How the Ability to Repay Works

The law grants the Consumer Financial Protection Bureau (CFPB) to administer rules and regulations that govern the mortgage industry. According to these rules, all loan originators must determine a borrower's current income and debt status. The lender must ensure the existing debt, potential mortgage debt, and other related expenses don't exceed a specified percentage of the borrower's current income.

Under the ability to repay rule (ATR), the law requires lenders to determine, consider and document the borrower's assets, income, credit history, employment, and monthly expenses.

The CFPB does not permit lenders to use an introductory ("teaser") rate to determine whether a borrower can reasonably repay a loan. For instance, if a specific mortgage comes with a low interest rate that will go up in subsequent years, the law requires the lender to do everything to determine if the borrower can also pay the expected higher interest.

Example of Ability to Repay

Jane visited her bank's local branch in Manhattan seeking a mortgage facility. Under the Dodd-Frank Wall Street Consumer Protection requirements, the bank gauges her ability to repay before offering the mortgage.

First, the bank looked into Jane's current income and existing debt status, and overall credit history. They sought to ensure that the potential mortgage debt and the existing debt and related expenses did not exceed the stated percentage of Jane's income.

Next, the bank verified Jane's employment status, other income, and her debt-to-income ratio. Based on these factors, Jane's bank made a reasonable, good-faith decision, arriving at the determination that Jane's ability to repay qualified her to receive the mortgage facility.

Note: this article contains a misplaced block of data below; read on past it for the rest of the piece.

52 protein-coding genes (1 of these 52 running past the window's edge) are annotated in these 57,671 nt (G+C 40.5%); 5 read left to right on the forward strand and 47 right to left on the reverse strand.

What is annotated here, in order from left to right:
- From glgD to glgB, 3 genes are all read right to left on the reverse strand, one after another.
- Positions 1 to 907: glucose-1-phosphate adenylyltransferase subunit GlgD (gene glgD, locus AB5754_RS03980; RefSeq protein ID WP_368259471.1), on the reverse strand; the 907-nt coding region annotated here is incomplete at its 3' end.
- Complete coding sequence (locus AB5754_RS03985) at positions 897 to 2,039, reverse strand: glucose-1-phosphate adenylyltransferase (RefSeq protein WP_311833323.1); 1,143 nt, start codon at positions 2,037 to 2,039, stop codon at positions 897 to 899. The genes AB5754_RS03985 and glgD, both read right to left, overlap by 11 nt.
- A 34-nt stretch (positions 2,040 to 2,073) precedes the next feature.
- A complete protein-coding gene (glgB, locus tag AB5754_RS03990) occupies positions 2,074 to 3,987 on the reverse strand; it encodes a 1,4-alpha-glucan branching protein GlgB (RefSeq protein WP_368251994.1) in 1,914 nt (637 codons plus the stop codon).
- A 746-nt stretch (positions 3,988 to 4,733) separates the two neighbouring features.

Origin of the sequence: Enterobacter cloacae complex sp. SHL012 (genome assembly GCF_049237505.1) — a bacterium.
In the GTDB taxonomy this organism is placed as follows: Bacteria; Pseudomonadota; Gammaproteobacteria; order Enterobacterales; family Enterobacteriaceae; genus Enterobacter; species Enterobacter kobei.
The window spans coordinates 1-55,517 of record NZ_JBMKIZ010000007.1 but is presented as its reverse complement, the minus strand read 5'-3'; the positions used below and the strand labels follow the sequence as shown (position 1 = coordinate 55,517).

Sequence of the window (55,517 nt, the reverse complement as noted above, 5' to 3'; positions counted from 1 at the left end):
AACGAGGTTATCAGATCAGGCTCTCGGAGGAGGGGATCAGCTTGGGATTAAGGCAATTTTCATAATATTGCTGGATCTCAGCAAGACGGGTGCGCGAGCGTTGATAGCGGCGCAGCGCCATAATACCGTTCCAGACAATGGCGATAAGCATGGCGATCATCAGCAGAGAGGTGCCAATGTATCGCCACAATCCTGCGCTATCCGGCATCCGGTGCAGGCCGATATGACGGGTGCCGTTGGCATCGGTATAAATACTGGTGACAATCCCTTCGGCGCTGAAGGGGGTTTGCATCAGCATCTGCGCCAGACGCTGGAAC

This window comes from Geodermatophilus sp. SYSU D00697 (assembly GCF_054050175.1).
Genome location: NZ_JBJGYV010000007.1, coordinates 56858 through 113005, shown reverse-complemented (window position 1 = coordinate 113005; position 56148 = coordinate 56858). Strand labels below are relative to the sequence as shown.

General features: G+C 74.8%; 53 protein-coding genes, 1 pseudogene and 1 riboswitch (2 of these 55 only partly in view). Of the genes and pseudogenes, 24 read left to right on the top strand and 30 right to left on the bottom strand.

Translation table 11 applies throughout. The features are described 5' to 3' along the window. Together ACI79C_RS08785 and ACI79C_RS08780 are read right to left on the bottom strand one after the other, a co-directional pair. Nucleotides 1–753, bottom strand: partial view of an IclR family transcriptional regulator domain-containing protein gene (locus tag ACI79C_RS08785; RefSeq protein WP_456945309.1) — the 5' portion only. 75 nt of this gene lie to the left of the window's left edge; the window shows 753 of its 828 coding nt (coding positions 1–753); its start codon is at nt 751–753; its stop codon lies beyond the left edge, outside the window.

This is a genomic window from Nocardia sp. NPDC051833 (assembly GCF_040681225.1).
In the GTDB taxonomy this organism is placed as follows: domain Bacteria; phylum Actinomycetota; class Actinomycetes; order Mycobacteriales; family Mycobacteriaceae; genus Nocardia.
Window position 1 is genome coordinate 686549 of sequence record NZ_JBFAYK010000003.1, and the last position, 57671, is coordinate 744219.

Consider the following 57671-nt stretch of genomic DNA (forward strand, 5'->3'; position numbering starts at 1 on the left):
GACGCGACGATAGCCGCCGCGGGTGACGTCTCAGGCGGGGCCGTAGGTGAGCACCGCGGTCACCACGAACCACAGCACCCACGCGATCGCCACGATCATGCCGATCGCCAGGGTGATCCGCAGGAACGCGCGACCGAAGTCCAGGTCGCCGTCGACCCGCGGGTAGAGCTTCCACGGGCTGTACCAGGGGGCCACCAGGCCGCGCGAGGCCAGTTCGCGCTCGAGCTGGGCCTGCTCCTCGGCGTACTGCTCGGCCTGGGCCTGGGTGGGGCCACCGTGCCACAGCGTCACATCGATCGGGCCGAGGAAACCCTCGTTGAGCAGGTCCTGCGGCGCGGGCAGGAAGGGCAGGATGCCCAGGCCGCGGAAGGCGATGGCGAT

History of Ability to Repay

At the start of 2000, the US regulatory authorities noted that lenders often granted mortgages without finding out the borrower's ability to repay or whether the latter could afford to service the transaction. The authorities discovered that lenders often failed to verify the borrower's income.

In this state, lenders commonly offered lower initial interest rates that gradually adjusted and eventually lifted the monthly payments to an unaffordable level. As a result, the country witnessed an unprecedented mortgage crisis, leading to considerable recession. In time, the situation compelled the US Congress to respond to the problem, passing the Dodd-Frank Wall Street Reform and Consumer Protection Act.

The Consumer Financial Protection Bureau's new "Ability to Repay Rule" officially went into effect on January 10, 2014.

Significance of Ability to Repay

Under the "Ability to Repay Rule," all creditors in the US must demonstrate a reasonable, good-faith effort (before or at the consummation stage) to ensure the borrower can repay the loan according to the set terms. This rule applies to every consumer credit transaction secured by a dwelling. The new rule exempts the following types of transactions (among others):

  • Home equity lines of credit, HELOC.
  • Temporary or "bridge" loans under 12 months.
  • Timeshare plan loans secured by interest.
  • Reverse mortgages.
  • 12 months or under construction-to-perm loans.

The CFPB outlines eight factors to determine whether a borrower reasonably demonstrates the ability to repay. Ultimately, based on these parameters, the CFPB expects that the lender will be well-positioned to make a reasonable, good-faith determination regarding the applicant's ability to repay a specific loan. Overall, the Dodd-Frank Act's effect restricts loans to those who are likely to have problems repaying.